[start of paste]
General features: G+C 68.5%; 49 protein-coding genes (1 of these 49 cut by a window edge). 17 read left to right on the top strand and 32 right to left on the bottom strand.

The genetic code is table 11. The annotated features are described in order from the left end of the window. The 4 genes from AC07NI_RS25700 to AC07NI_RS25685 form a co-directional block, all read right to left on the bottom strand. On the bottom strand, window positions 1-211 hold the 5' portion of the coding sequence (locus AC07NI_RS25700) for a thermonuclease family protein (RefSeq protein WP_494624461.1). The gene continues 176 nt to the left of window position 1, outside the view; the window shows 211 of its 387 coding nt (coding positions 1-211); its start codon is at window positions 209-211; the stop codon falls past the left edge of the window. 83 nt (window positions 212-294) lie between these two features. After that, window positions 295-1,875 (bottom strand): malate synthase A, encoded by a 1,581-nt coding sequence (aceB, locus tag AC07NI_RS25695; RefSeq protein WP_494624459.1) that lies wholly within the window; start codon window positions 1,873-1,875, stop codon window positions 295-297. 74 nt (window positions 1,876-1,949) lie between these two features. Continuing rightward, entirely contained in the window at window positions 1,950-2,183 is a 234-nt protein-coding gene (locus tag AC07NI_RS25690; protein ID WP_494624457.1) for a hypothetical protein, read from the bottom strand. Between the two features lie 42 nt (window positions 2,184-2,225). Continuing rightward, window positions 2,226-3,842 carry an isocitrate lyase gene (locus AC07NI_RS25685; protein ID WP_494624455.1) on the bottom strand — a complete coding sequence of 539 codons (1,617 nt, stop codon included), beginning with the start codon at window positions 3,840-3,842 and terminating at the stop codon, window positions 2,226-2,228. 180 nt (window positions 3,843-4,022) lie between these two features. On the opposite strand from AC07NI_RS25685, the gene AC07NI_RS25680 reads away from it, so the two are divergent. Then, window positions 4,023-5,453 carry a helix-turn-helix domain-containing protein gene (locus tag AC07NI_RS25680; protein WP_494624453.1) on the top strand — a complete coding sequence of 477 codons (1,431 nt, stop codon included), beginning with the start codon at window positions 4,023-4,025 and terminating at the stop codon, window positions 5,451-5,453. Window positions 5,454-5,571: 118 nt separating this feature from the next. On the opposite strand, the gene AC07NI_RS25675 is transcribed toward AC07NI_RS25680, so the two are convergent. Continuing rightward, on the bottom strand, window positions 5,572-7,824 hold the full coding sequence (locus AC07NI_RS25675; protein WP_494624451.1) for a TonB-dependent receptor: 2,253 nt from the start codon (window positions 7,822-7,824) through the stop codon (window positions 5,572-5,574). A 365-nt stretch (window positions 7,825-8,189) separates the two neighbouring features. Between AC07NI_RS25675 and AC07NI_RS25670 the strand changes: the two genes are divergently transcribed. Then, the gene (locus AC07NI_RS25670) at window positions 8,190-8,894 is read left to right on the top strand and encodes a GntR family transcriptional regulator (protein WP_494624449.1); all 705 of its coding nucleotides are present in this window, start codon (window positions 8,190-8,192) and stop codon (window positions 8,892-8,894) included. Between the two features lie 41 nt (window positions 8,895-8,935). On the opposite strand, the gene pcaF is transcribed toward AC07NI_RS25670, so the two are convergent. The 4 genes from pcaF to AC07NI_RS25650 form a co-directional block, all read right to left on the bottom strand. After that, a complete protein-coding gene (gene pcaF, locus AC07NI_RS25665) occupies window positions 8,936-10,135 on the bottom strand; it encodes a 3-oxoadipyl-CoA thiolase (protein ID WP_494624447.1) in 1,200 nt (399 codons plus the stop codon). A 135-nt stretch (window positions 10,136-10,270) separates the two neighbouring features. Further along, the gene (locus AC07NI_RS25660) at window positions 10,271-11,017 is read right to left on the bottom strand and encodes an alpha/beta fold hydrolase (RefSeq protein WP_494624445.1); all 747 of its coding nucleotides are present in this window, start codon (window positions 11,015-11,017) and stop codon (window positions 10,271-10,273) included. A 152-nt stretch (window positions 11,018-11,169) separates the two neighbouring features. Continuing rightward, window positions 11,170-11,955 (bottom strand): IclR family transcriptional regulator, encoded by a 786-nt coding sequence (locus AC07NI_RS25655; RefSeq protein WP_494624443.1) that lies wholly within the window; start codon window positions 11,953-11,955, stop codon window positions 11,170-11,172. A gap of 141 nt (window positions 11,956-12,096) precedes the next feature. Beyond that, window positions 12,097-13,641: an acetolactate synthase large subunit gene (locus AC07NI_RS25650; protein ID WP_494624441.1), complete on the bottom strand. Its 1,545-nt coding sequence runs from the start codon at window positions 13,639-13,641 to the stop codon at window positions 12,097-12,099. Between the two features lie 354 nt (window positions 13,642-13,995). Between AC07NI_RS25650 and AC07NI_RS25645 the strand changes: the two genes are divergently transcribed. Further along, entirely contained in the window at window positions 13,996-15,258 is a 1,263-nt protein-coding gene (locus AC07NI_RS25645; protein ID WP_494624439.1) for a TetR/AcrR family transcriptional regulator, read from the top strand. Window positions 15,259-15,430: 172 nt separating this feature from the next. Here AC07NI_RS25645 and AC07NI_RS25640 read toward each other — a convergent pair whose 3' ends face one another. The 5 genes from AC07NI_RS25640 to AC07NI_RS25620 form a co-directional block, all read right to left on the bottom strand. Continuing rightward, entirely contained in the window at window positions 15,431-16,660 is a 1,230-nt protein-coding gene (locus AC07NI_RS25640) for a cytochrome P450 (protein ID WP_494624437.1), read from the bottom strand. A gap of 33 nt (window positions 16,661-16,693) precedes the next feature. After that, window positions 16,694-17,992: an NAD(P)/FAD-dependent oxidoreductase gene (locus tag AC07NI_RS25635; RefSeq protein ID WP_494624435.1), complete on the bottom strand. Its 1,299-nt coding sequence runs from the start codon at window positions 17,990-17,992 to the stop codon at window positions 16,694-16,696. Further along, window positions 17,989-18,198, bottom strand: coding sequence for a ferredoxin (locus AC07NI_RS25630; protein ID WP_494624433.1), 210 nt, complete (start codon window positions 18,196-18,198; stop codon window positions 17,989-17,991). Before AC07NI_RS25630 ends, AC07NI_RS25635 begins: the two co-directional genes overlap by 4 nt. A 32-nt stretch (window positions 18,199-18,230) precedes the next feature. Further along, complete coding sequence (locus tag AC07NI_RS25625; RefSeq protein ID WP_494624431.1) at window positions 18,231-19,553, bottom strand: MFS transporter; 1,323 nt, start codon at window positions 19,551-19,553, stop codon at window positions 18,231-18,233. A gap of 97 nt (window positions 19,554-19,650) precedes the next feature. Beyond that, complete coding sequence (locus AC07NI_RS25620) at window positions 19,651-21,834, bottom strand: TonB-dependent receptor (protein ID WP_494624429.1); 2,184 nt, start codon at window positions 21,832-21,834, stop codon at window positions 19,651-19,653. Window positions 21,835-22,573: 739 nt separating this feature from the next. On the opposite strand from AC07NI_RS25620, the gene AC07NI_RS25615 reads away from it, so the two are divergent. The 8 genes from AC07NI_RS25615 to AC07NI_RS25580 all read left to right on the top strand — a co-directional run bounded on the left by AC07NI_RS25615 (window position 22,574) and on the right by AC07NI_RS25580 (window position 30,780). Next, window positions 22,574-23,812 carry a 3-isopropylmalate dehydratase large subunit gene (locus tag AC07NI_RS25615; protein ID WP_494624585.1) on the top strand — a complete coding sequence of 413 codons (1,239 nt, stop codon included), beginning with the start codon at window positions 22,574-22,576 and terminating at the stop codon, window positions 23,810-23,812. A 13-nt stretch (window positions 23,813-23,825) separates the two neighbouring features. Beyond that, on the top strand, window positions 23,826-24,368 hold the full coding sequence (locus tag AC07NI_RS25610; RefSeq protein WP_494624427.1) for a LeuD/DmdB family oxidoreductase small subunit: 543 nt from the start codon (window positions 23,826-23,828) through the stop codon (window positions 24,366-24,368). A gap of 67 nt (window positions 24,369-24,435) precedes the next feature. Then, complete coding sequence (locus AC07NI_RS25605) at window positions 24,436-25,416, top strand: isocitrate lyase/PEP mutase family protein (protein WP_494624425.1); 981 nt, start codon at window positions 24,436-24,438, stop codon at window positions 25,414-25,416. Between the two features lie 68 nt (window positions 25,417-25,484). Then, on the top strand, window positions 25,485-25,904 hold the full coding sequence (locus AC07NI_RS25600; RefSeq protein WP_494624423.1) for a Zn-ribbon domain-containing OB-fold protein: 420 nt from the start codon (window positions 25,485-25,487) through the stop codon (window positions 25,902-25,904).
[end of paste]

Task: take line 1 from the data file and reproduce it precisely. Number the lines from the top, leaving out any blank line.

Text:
General features: G+C 68.5%; 49 protein-coding genes (1 of these 49 cut by a window edge). 17 read left to right on the top strand and 32 right to left on the bottom strand.